Last modified: 2007-11-03 by ivan sache
Keywords: celles | mal gironne |
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Municipal flag of Celles - Image by Ivan Sache, 14 November 2001
The municipality of Celles (5,447 inhabitants on 1 July 2007; 6,714 ha) is located 15 km north of Tournai, on the border with Flanders, here the river Scheldt. The municipality of Celles is made since 1976 of the former municipalities of Celles, Escanaffles (in Dutch, Schalafie), Molenbaix, Popuelles, Pottes and Velaines.
Celles was probably named after a small monastery (in Latin, a cella is a monk's cell) depending on the St.Thierry abbey in Reims. There was a chapel in 1182, whose location has remained unknown; the first known abbot is Hugues, 1207. The village was divided in several domains in the Ancient Regime. Celles and Molenbaix were separated by Royal Decree in 13 June 1836. The village church, mostly built in Scheldtian Gothic style, was dedicated to St. Christopher in 1482; it houses a gilded arm-shrine of the saint from the late XVth century, which is venerated every year since 1924 during the car drivers' pilgrimages, with blessing of the cars. Celles has remained a rural village; in 1991, 16 out of the 31 farms listed before the Second World War were still active. In contrast, all the small industries related to agriculture (a windmill, a steam mill, a sugar mill, two breweries, two chicory drying sheds, a tannery, a sel refinery, a sawmill, the Claimil manufacture of potato planting machines, the Delabassée plough workshop and a garage) have disappeared.
Escanaffles was named after the Scheldt (in French, Escaut), which
forms the natural border between Flanders and Hainaut, and the suffix
-affles, from Germanic *ahwjo, "a wet grassland". The border is
indeed marked by the old bed of the Scheldt; following the
straightening of the Scheldt, a part of the territory of Escanaffles is
located today on the left bank of the river, between its old and new
beds. Escanaffles is located on the northern point of Tournaisis; in
the past, it bordered the two Flanders, Avelgem in West Flanders and Orroir in East Flanders. Orroir was later incorporated to the Province of Hainaut (and even later to the municipality of Mont-de-l'Enclus).
There was in the past a fortress in Escanaffles, built in the curve of the Scheldt, which was bombed and destroyed by the troops of Louis XIV in 1695. In the past, according to a non exhaustive list, there were 87 pubs in the village. The sugar mill of Escanaffles, founded in 1872, was once one of the most modern in Belgium, but it was closed in 1990.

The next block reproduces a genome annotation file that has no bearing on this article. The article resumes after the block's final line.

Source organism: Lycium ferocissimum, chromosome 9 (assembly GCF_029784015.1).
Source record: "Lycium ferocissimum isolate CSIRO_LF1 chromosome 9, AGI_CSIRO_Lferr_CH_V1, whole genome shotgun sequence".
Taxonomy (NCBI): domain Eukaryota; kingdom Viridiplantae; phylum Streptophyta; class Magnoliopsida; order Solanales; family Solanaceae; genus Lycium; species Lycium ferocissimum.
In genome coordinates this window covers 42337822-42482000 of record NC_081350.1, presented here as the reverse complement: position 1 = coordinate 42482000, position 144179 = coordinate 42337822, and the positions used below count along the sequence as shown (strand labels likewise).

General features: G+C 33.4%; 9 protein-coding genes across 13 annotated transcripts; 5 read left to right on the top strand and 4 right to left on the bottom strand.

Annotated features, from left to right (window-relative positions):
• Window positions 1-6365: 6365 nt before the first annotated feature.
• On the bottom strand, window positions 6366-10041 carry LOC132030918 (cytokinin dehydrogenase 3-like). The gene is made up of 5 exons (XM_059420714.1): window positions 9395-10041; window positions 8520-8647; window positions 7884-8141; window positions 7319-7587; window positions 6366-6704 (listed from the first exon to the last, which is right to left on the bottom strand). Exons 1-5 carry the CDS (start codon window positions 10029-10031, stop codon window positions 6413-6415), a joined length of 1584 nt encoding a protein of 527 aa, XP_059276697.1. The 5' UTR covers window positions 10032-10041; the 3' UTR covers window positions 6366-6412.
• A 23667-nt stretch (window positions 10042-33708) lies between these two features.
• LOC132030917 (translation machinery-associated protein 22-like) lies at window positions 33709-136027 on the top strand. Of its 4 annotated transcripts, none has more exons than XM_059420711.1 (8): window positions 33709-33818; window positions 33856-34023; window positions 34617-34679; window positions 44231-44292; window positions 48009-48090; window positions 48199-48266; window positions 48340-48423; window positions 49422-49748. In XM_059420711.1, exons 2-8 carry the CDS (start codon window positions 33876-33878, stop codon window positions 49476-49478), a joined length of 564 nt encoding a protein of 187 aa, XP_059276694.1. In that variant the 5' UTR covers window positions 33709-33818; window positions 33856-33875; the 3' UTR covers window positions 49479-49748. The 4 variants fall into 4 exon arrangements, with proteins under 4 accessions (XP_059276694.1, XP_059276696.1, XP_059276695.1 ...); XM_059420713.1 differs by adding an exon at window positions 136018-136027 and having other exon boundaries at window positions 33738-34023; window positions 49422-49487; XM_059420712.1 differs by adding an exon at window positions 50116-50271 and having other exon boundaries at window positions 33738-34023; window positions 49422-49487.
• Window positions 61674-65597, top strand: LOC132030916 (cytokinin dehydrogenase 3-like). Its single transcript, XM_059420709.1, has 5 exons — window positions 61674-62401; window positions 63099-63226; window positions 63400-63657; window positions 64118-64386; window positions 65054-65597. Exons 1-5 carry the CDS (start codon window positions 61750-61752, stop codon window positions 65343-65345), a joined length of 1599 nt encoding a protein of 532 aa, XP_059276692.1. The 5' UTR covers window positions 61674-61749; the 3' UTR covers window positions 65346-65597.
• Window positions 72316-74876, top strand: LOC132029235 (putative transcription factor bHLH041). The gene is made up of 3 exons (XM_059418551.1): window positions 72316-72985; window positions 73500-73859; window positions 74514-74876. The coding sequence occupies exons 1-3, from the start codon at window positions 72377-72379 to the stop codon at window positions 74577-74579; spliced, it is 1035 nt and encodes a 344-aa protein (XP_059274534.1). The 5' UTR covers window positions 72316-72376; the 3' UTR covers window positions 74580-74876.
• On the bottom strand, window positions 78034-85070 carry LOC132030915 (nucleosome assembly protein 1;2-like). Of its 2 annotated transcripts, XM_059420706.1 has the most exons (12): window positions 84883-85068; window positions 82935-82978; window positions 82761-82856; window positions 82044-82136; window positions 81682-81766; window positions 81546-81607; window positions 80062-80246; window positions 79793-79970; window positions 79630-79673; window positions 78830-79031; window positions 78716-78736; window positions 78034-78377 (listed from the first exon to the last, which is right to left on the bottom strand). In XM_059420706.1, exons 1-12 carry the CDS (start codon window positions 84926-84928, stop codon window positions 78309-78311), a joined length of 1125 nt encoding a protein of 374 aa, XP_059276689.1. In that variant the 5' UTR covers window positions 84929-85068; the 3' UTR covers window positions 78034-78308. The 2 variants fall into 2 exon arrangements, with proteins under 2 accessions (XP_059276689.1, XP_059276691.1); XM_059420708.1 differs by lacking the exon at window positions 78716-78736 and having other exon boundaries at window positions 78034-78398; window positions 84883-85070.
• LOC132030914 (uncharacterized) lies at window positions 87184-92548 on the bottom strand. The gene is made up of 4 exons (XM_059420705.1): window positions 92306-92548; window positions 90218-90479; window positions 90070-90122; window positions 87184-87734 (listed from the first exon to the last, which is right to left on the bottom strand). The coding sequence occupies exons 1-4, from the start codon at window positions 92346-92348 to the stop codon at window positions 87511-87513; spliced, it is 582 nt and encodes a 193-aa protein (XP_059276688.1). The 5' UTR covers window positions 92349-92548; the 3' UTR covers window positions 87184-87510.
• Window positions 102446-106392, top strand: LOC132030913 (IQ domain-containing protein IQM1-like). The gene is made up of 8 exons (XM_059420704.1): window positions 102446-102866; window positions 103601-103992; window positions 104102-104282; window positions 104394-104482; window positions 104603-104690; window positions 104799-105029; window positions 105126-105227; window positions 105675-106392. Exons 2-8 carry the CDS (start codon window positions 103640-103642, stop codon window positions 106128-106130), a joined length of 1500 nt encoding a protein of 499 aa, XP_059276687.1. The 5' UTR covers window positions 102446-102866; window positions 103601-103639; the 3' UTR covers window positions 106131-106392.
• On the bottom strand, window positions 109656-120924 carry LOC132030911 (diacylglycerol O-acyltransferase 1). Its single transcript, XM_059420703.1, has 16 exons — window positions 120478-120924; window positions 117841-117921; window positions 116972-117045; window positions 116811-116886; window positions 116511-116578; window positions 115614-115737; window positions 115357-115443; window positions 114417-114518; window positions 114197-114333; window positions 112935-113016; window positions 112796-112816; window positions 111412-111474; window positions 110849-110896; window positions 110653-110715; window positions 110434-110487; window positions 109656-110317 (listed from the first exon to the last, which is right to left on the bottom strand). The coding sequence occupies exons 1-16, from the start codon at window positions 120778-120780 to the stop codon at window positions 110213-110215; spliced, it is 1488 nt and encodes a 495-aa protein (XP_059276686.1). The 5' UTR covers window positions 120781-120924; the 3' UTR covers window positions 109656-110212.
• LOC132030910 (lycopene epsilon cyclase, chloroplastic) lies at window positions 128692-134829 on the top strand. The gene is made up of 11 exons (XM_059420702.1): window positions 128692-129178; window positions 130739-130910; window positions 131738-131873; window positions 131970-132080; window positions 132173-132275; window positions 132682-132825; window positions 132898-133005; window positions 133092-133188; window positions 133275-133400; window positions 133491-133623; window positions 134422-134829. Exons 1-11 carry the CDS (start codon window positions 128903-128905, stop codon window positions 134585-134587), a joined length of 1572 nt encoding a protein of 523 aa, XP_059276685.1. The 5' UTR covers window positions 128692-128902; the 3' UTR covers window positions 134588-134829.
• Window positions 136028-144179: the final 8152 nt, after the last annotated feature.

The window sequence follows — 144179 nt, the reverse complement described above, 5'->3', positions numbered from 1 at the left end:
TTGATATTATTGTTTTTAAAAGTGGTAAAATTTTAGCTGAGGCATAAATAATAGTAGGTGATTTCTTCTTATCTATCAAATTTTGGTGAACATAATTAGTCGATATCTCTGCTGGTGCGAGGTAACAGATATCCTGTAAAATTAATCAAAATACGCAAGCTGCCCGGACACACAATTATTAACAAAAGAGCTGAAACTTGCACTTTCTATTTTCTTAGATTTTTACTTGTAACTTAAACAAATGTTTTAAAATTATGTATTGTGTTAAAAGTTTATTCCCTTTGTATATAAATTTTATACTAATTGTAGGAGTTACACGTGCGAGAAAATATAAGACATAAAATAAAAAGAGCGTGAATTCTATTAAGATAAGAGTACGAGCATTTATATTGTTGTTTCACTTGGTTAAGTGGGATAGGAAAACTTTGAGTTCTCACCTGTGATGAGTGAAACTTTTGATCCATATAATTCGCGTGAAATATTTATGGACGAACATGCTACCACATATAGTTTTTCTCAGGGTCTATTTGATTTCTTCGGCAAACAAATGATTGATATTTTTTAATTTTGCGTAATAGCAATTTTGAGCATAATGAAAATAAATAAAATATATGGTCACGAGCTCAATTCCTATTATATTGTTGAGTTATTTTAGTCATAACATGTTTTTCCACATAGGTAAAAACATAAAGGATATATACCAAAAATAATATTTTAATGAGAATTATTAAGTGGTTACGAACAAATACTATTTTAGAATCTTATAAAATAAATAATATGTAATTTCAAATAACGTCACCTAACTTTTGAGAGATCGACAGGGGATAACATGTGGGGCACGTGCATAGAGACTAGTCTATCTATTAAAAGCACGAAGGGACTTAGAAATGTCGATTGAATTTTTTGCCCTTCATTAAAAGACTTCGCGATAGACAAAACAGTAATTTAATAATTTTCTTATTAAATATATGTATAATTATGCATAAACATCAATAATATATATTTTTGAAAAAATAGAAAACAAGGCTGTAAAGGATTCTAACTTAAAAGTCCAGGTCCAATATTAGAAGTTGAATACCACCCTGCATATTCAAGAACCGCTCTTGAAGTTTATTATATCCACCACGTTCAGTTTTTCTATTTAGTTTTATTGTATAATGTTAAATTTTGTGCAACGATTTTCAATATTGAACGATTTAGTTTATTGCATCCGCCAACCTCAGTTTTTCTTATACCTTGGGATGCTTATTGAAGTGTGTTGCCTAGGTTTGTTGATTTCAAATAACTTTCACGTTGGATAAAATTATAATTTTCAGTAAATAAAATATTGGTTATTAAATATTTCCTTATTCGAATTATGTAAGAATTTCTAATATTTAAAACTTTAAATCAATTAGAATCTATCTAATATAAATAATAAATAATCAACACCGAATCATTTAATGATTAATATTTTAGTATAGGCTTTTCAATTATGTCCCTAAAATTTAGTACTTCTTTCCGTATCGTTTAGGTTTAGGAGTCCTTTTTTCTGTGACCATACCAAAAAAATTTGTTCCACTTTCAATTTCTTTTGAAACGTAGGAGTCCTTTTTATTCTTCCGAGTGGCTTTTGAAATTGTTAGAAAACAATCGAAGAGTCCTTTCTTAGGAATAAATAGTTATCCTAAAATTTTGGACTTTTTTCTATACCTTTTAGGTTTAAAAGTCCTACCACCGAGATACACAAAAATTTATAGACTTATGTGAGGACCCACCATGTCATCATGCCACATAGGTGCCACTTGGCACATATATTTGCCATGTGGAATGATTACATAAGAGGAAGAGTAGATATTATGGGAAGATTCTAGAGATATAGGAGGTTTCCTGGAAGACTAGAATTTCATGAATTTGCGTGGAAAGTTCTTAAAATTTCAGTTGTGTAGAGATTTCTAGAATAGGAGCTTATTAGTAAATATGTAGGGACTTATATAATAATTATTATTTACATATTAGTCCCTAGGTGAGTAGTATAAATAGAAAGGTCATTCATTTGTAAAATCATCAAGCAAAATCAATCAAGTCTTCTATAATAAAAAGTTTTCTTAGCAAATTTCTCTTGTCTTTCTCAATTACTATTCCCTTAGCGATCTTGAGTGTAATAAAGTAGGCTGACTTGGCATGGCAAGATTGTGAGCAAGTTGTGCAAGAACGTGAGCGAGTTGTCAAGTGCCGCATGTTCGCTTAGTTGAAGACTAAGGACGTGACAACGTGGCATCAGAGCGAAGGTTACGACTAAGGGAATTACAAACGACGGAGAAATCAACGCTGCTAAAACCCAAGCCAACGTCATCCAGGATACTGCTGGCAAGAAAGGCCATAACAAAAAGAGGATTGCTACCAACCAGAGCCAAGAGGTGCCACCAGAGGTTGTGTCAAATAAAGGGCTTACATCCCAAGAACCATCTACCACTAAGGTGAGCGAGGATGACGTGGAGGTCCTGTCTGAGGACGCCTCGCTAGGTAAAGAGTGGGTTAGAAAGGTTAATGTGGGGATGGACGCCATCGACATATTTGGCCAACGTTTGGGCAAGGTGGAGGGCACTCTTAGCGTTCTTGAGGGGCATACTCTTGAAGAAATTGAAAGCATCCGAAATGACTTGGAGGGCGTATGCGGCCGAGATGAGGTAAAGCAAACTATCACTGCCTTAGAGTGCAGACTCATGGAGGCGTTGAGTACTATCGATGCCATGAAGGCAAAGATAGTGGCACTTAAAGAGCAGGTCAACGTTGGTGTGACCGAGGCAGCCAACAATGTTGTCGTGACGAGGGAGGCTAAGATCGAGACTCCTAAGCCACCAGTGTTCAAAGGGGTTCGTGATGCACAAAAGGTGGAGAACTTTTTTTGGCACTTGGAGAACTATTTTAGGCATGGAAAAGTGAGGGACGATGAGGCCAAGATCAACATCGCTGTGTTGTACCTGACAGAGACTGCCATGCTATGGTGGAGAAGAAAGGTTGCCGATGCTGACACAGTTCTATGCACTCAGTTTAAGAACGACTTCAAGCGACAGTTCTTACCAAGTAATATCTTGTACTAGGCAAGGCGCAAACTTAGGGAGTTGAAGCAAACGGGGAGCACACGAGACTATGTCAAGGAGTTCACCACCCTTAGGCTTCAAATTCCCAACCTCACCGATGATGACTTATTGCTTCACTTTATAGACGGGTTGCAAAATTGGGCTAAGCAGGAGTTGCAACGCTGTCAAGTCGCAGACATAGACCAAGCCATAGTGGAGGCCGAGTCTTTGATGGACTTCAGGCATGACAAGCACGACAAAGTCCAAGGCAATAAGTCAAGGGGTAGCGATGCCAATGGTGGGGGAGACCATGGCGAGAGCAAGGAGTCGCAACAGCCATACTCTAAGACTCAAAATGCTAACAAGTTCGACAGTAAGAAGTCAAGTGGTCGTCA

Molembaix, as said above, was a hamlet of Celles, then written Molenbaix, until the Royal Decree of 13 June 1836. However, it was under the Ancient Regime the seat of a powerful domain. Among the lords of Molenbaix were the Lannoy, the Glynes and the Croÿ-Solre. From the middle XVIIth century onwards, the lords of Molenbaix called themselves Barons or Marquis of Molenbaix, which was only a courtesy title.
Popuelles is a small village located in the valley of Lozet. In 1970, remains of a Gallo-Roman villa (Ist-IIIrd century AD) were found. There was in the XII-XIVth century a Popioel family ruling the village.
Pottes is mentioned for the first time in a document dated 1017, kept in the archives of Tournai. The village was crossed by a Roman way linking Tournai to Oudenaarde via the right bank of the Scheldt. The name of the village comes from Latin posta, "a post". In the Roman times, a post had 40 horses and several cars ready to go.
Velaines, mentioned for the first time in 1186 as Velaine, was Velanus' estate. In 1977, remains of a Gallo-Roman villa (Ist-IInd century AD) were found. According to Article 2 of the Treaty of the Limits, signed on 16 May 1769, the King of France transferred the enclave of Velaines to the Empress of Austria. At the end of the XIXth century, there were in the village 80 pubs, supplied by two breweries. In 1915, the boys' school was used as the headquarters of the VIth German Army.
Source: Municipal website, texts after documents gathered by the late Jean Delestrain
Ivan Sache, 3 June 2007
The municipal flag of Celles is a gyronny of six pieces, yellow and
According to Armoiries communales en Belgique. Communes wallonnes, bruxelloises et germanophones, the flag was adopted by the Municipal Council on 8 June 1991 and confirmed by the Executive of the French Community on 18 December 1991, as:
Mal gironné en pal et en sautoir jaune et bleu.
The flag is based on the municipal arms:
Mal gironné de six pièces d'or et d'azur, chargé en cœur d'un tourteau de gueules chargé d'une tour ajourée d'argent (Gyronny of six or and azure a roundel gules charged with a tower argent opened).
Mal gironné, lit. "badly gyronny", is used in French heraldry for "gyronny of six" (see for instance the canting arms of the family of Maugiron, Mal gironné de six pièces argent et sable).
Pascal Vagnat & Ivan Sache, 3 June 2007